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Horses Blow Up Dog City & Other Stories Horses Blow Up Dog City & Other Stories by Richard Butner
reviewed by Matthew Cheney
Let's say you have a cousin, a cousin who is a writer, a snobby writer, a writer who claims science fiction and fantasy "can't be literature" (whatever that means) and spends all his time rereading Proust. You -- being ornery, being combative, being mischievous -- want to prove to your cousin that, though there may not be an SF equivalent to Proust, there are, at least, a few writers digging for grub in the streets of the genre-fiction ghetto who are as skilled and serious about their art as any other contemporary writer.

On Fire's Wings On Fire's Wings by Christie Golden
reviewed by Victoria Strauss
In the desert land of Arukan, Kevla is a Bai-sha: a girl born fatherless, without caste in a society where caste defines all social interaction. She spends her days in the marketplace, calling the services of her mother Keishla, a prostitute. Then one day a kashim, a clan leader, comes to carry her off to his lush estate, to be a servant in his house. Unbeknownst to Kevla, this man, Tahmu, is her father, and Kevla's mother was the great love of his life. But the rigid rules of caste decreed they could not wed.

Phases of the Moon Phases of the Moon by Robert Silverberg
reviewed by Jayme Lynn Blaschke
It reads not so much like a single author collection, but rather an anthology giving a historical overview of the evolution of the genre spanning six decades. Every story here could have a different author's name on it. The ease at which he shifts perspective and approach, changes the very rhythm of his sentences, the selection of words is nothing short of amazing. Each story reads as if it sprang from a different mind, flowed from unrelated fingers onto pages separated by not only miles, but lifetimes.

Mockymen Mockymen by Ian Watson
reviewed by Michael M Jones
What do body-possessing aliens, mind-destroying drugs, Nazi occultism and reincarnation all have in common? They're the disparate threads of this visionary novel, a truly bizarre tale of life, death, betrayal, and jigsaw puzzles. It starts out innocently enough, when an aged Norwegian hires a young British couple to make some very specialized jigsaw puzzles, involving nude pictures of themselves with a certain statuary garden in Oslo.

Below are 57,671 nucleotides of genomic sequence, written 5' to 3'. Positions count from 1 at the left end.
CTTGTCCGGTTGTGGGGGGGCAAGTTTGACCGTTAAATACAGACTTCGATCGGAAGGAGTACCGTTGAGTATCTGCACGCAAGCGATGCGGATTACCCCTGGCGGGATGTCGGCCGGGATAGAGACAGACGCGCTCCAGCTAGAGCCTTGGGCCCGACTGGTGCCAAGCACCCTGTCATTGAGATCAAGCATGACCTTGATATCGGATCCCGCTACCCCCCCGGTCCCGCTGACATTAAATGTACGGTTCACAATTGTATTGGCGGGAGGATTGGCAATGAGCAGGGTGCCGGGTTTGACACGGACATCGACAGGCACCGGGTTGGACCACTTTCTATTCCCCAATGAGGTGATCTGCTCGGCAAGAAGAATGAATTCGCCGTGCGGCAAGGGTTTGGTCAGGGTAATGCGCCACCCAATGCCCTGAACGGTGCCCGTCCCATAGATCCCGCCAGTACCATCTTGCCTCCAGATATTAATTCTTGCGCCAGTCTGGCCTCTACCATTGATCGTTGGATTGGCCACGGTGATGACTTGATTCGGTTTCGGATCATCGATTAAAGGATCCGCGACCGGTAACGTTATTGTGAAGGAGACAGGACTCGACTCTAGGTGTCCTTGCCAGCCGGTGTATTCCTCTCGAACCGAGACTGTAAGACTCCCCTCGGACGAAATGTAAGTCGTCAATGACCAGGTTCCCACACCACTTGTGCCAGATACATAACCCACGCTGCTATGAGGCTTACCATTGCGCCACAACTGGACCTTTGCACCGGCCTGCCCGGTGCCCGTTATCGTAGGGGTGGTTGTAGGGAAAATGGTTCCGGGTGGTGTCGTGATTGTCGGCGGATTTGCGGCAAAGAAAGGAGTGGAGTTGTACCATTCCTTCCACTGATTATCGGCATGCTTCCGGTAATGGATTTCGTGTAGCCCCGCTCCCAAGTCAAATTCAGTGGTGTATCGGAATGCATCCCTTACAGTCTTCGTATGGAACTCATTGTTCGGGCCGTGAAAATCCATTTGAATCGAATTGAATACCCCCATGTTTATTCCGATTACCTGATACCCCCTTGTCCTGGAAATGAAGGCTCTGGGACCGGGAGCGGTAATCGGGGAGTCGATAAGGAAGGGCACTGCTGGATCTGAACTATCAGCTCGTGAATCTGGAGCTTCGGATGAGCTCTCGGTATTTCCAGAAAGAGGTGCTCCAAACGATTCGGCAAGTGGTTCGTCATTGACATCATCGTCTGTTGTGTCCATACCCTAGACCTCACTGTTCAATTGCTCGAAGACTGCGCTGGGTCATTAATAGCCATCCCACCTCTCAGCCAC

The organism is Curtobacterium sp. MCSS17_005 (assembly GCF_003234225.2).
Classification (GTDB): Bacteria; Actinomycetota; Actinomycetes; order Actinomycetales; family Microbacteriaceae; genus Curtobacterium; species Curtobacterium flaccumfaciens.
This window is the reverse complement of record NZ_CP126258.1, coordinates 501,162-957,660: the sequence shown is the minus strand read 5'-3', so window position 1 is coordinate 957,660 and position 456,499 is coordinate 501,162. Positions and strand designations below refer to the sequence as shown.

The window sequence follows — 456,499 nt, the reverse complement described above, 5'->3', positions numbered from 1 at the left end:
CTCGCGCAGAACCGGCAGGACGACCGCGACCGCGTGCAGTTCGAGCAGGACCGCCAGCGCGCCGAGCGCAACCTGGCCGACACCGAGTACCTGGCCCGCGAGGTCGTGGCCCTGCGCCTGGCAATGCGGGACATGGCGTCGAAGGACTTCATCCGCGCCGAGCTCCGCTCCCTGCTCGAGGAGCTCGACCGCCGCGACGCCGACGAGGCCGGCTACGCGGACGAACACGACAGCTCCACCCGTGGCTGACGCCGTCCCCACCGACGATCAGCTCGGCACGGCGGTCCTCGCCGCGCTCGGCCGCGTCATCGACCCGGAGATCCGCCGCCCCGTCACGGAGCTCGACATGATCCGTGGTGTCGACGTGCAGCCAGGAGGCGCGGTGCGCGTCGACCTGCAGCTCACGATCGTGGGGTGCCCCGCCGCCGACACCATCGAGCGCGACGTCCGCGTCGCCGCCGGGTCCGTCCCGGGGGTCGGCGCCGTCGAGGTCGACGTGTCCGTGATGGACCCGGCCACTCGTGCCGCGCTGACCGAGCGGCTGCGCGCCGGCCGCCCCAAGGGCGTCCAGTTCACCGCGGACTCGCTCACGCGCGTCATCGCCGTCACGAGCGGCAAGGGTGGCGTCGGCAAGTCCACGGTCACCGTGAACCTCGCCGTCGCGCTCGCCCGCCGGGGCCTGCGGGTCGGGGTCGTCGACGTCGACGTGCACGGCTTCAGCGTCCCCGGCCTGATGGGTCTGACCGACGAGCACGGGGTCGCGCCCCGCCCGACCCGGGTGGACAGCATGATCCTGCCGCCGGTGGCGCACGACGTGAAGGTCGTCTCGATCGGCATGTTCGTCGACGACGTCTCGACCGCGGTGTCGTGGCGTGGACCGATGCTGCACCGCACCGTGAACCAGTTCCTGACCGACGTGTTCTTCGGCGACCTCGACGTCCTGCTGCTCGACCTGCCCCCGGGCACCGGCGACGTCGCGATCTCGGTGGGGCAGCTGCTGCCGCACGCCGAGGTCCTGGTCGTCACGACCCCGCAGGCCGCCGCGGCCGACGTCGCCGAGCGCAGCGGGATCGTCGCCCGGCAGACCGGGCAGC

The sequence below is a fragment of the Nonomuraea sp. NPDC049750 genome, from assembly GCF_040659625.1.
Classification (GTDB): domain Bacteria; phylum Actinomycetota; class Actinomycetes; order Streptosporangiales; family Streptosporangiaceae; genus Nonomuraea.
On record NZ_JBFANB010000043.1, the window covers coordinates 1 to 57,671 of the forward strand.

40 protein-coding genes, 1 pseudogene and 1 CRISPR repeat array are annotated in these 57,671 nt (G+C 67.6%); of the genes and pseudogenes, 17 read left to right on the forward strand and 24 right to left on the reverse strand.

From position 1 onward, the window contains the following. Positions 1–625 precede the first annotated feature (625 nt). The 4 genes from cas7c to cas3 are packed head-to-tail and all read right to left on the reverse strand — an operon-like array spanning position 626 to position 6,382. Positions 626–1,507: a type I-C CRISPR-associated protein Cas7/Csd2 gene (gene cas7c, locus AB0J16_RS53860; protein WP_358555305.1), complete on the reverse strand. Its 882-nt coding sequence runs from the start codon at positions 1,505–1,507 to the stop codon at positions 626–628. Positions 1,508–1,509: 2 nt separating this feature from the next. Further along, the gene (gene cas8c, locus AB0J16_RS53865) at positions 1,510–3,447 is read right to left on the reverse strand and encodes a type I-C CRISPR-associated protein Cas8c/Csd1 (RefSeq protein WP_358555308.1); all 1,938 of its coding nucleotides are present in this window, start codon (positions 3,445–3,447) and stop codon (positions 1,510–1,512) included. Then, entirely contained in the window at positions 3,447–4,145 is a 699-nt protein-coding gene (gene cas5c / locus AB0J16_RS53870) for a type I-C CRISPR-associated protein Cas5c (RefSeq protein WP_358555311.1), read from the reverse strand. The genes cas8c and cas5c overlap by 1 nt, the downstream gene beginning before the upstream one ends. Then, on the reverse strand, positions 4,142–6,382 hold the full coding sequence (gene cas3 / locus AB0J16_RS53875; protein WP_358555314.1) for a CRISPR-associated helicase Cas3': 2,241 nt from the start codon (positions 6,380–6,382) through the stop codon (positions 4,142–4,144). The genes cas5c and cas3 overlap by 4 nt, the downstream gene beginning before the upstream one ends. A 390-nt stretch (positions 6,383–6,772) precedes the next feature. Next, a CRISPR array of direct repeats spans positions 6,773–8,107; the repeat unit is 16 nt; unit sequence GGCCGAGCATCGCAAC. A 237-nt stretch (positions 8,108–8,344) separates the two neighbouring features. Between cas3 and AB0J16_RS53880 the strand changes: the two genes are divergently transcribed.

Forty Signs of Rain Forty Signs of Rain by Kim Stanley Robinson
reviewed by Cindy Lynn Speer
This is probably one of the most important and thought provoking books of the year. It is about how all of these fabulous discoveries and projects get snowed under by lack of funding and poor management. Companies force scientists to keep their research a secret because if there's anything good to come out of the discoveries, they want to be able to cash in. It means that people from different companies with different equipment can't compare notes and perhaps bring the projects to fruition sooner. It also means that sometimes projects are completely buried or destroyed. Greed is the key, here, and it's a tragedy.

Sequential Art Sequential Art
a column by Matthew Peckham
Beckett Comics' The Ballad of Sleeping Beauty #1 arrived in July on Free Comic Book Day to rousing reviews and enthusiastic fans. Two months later, Matt takes a look at the first and second issues to see how this sold-out supernatural western from a fledgling indie publisher is holding up.

Secret Life Secret Life by Jeff VanderMeer
reviewed by Greg L. Johnson
"Jeff VanderMeer writes as if in a fevered dream." That's one opening line that came to mind while reading this collection. "Jeff VanderMeer writes with one foot rooted in the Victorian Era and the other planted in next-century's answer to post-modernism." That's another. Throw in a disarmingly witty reference to VanderMeer's own sense of humor and you have a review that begins to do justice to stories that are in turn funny, amusing, horrifying, mystifying, surreal, thought-provoking, and sometimes just plain weird.

Newton's Wake Newton's Wake by Ken MacLeod
reviewed by Adam Volk
We follow the misadventures of Lucinda Carlyle, a hard-bitten combat archeologist and member of the infamous "bloody Carlyle's"; a group of renegade explorers who have managed to gain control of a network of wormholes known only as the Skein. On her first tactical command, Lucinda leads her motley crew to the uncharted -- and supposedly uninhabited -- planet of Eurydice, only to discover the descendants of long forgotten group of human colonists who fled the Earth centuries ago during the chaotic period known as the Hard Rapture.